“Well, I like it up when I’m riding. Besides, I’ll need to put it up when we go swimming later,” she said, holding out her hand.
Flashing his father’s smile, he dropped the hair band onto her palm.
Then she noticed! “Your hair, you cut it!”
“Yeah, I think it makes me look older, more sophisticated, don’t you?” he said in a low masculine voice, turning his head to give her a better view.
“No, I liked your hair long. It’s always been long.”
As the pair began walking side by side along the lake trail, Bonanza and Cisco breathing heavily in unison, Katherine snuck peeks at TJ. The geeky and goofy neighbor boy she had played tag and hide-n-seek with since they were toddlers, did look different, more like a young man than an awkward teen. Even though he was three months her senior, she had always looked younger than she did. Was it the shorter hair? For a moment she might have even felt attracted to him. Josephine shook her head, cracking a lop-sided smile to herself -enough silly thoughts.
“What did you bring us?” she asked, sliding her hair band over her wrist. For as long as they had gone on morning trail rides together, they took turns bringing breakfast.
TJ flipped a drawstring bag braided into Cisco’s mane over the gelding’s neck. “Ham biscuits, and they’re still warm, but they won’t be for long.” TJ cued Cisco into a trot leading the way down the trail toward the hunting cabin.
When they reached the log cabin built on stilts not far from shore, they slid from their mounts and tied them to the hitching post out front.
“Give me the sack and I’ll set things up inside while you get us some water,” Josephine instructed.
TJ gave her a smirk, but didn’t hesitate, grabbing the bucket off the front porch and heading to the handpump out back. She had always had the upper hand in their friendship. TJ had never been shy about showing his feelings toward her. As far back as she could remember he’d had a crush on her; kissing her as a toddler, long uncomfortable stares in puberty, and now looking for any excuse to touch her or be close to her, which had become a problem at school.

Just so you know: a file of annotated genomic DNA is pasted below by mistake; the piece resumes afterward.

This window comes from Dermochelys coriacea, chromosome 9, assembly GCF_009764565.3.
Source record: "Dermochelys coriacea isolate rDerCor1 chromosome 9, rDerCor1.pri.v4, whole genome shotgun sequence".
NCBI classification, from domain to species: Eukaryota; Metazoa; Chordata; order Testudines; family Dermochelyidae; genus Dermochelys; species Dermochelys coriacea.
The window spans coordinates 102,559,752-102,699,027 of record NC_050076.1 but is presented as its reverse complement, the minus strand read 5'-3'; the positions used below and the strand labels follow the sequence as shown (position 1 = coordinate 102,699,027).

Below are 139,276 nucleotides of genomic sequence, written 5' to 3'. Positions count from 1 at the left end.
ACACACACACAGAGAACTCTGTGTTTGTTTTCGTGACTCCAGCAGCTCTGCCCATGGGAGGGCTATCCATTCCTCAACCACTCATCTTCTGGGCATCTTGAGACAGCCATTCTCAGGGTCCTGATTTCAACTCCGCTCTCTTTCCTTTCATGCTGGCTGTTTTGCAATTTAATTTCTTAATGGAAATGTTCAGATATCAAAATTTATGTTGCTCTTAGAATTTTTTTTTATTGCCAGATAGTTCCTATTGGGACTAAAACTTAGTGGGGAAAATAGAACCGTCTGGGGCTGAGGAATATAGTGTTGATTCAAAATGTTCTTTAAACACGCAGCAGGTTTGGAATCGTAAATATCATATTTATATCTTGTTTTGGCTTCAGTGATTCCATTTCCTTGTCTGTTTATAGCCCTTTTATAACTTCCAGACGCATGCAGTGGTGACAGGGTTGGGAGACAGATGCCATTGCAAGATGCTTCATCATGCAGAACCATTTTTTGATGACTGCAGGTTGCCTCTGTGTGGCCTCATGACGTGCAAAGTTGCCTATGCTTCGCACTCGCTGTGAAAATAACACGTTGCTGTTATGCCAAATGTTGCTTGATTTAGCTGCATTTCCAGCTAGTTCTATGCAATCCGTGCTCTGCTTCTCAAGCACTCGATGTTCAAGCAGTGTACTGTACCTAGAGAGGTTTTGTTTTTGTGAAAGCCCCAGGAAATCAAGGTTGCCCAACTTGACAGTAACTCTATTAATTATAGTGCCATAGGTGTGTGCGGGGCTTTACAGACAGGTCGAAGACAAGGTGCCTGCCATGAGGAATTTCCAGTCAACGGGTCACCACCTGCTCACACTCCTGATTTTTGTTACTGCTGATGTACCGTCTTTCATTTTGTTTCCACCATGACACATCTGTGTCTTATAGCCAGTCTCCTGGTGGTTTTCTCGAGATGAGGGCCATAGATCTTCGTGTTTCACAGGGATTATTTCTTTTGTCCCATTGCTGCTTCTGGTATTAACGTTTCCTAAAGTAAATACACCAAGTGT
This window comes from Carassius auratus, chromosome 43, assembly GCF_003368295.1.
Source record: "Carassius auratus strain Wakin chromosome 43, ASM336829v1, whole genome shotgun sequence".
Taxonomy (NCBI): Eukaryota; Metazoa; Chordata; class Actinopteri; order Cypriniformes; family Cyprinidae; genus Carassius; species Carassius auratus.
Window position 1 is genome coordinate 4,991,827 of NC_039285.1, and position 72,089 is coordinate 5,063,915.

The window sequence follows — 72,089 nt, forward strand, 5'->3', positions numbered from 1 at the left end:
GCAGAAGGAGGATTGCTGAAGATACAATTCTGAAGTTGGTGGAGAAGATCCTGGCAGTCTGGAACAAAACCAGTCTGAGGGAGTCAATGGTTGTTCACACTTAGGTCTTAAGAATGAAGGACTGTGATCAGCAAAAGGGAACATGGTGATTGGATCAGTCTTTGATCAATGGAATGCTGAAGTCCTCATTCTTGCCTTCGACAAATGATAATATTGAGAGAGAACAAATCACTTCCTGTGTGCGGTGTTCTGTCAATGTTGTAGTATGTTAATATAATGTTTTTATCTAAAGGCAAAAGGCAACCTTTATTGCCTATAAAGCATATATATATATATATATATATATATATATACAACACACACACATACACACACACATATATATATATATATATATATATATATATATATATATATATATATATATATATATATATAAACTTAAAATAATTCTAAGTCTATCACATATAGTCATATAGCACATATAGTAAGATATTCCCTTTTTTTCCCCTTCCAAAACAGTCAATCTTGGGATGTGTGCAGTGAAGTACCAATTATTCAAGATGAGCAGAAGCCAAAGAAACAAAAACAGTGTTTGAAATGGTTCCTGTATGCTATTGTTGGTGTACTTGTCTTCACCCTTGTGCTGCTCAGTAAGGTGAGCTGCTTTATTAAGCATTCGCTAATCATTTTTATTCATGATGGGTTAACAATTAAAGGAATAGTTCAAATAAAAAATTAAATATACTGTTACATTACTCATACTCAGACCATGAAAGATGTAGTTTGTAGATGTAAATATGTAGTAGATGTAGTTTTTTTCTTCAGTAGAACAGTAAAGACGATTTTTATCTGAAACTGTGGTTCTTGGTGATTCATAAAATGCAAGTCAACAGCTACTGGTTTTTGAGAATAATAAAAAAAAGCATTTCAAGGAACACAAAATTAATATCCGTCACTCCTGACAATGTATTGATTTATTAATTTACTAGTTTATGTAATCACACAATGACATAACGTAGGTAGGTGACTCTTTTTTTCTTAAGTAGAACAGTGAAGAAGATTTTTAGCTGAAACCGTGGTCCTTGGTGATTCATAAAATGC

She didn’t like the strange looks and rude comments made by her white friends anytime he stopped to talk to her in the hall. “Why do you even bother with the Indian?” they would say. Sometimes she pretended not to see him or would turn away and begin a conversation with someone else before he could reach her. She felt bad afterward, but TJ seemed to understand and never brought it up. She was glad she wouldn’t have to choose between TJ and her friends at school any longer.
And next week, she was leaving for California! Certainly, in no time at all she would meet some surfers like the Beach Boys or perhaps an older pre-law or pre-med student who struck her fancy. Josephine was well aware of her beauty, having had her pick of boys through high school, and figured the possibilities would be endless at college.
Josephine pulled plates and glasses from the cabinet and tore a few paper towels off the roll that hung from a wire hanger above the water basin, setting the table for two.
TJ soon joined her, filled their glasses and sat down across from her. Before she could take a bite of her biscuit he leaned across the table and gently brushed a few loose hairs from her face. Josephine’s tummy flipped like a pancake. What was that? Was she going to be ill? She pushed his hand away – sending her full glass of water flying.
“Geeze, Jo, I was only trying to keep your hair out of your food.”
“Look at this mess, would you!” Josephine got up, took her plate to the basin in an effort to salvage her meal and grabbed the whole roll of paper towels. After wiping down her seat she got down on her hands and knees to dry the floor and wall. As she wiped up the corner, something brushed her hand. Stuck between the rough-cut baseboard and log wall was a Polaroid photograph. She pulled it out, got up off the floor and brushed the dust from it. She couldn’t believe her eyes! “What is this?!”